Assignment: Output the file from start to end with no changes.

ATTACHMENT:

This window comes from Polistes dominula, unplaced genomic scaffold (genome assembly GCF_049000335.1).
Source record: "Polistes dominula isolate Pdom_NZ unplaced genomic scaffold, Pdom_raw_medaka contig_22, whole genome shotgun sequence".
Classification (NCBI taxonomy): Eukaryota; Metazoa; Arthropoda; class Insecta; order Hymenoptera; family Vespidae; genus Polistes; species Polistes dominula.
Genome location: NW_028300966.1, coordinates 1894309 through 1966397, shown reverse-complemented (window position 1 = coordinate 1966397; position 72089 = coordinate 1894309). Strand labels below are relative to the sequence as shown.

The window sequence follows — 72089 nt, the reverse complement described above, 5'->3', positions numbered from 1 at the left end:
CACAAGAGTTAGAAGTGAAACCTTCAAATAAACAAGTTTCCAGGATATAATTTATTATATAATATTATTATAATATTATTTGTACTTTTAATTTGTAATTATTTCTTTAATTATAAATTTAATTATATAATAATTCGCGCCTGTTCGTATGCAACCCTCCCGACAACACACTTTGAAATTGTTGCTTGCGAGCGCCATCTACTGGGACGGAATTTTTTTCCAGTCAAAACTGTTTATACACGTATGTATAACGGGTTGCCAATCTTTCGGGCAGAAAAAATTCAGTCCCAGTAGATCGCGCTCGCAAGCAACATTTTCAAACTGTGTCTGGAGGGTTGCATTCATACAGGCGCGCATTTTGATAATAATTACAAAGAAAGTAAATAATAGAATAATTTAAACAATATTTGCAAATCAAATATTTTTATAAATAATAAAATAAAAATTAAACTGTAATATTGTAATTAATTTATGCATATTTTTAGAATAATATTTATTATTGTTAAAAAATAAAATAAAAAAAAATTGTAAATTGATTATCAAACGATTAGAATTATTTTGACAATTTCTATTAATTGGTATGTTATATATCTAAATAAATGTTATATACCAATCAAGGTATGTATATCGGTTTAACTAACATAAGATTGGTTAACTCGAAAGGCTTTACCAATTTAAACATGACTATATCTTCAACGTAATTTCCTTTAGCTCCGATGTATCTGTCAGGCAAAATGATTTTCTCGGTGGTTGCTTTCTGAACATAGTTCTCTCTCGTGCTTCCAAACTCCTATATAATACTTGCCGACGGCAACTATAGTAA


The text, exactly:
This window comes from Polistes dominula, unplaced genomic scaffold (genome assembly GCF_049000335.1).
Source record: "Polistes dominula isolate Pdom_NZ unplaced genomic scaffold, Pdom_raw_medaka contig_22, whole genome shotgun sequence".
Classification (NCBI taxonomy): Eukaryota; Metazoa; Arthropoda; class Insecta; order Hymenoptera; family Vespidae; genus Polistes; species Polistes dominula.
Genome location: NW_028300966.1, coordinates 1894309 through 1966397, shown reverse-complemented (window position 1 = coordinate 1966397; position 72089 = coordinate 1894309). Strand labels below are relative to the sequence as shown.

The window sequence follows — 72089 nt, the reverse complement described above, 5'->3', positions numbered from 1 at the left end:
CACAAGAGTTAGAAGTGAAACCTTCAAATAAACAAGTTTCCAGGATATAATTTATTATATAATATTATTATAATATTATTTGTACTTTTAATTTGTAATTATTTCTTTAATTATAAATTTAATTATATAATAATTCGCGCCTGTTCGTATGCAACCCTCCCGACAACACACTTTGAAATTGTTGCTTGCGAGCGCCATCTACTGGGACGGAATTTTTTTCCAGTCAAAACTGTTTATACACGTATGTATAACGGGTTGCCAATCTTTCGGGCAGAAAAAATTCAGTCCCAGTAGATCGCGCTCGCAAGCAACATTTTCAAACTGTGTCTGGAGGGTTGCATTCATACAGGCGCGCATTTTGATAATAATTACAAAGAAAGTAAATAATAGAATAATTTAAACAATATTTGCAAATCAAATATTTTTATAAATAATAAAATAAAAATTAAACTGTAATATTGTAATTAATTTATGCATATTTTTAGAATAATATTTATTATTGTTAAAAAATAAAATAAAAAAAAATTGTAAATTGATTATCAAACGATTAGAATTATTTTGACAATTTCTATTAATTGGTATGTTATATATCTAAATAAATGTTATATACCAATCAAGGTATGTATATCGGTTTAACTAACATAAGATTGGTTAACTCGAAAGGCTTTACCAATTTAAACATGACTATATCTTCAACGTAATTTCCTTTAGCTCCGATGTATCTGTCAGGCAAAATGATTTTCTCGGTGGTTGCTTTCTGAACATAGTTCTCTCTCGTGCTTCCAAACTCCTATATAATACTTGCCGACGGCAACTATAGTAA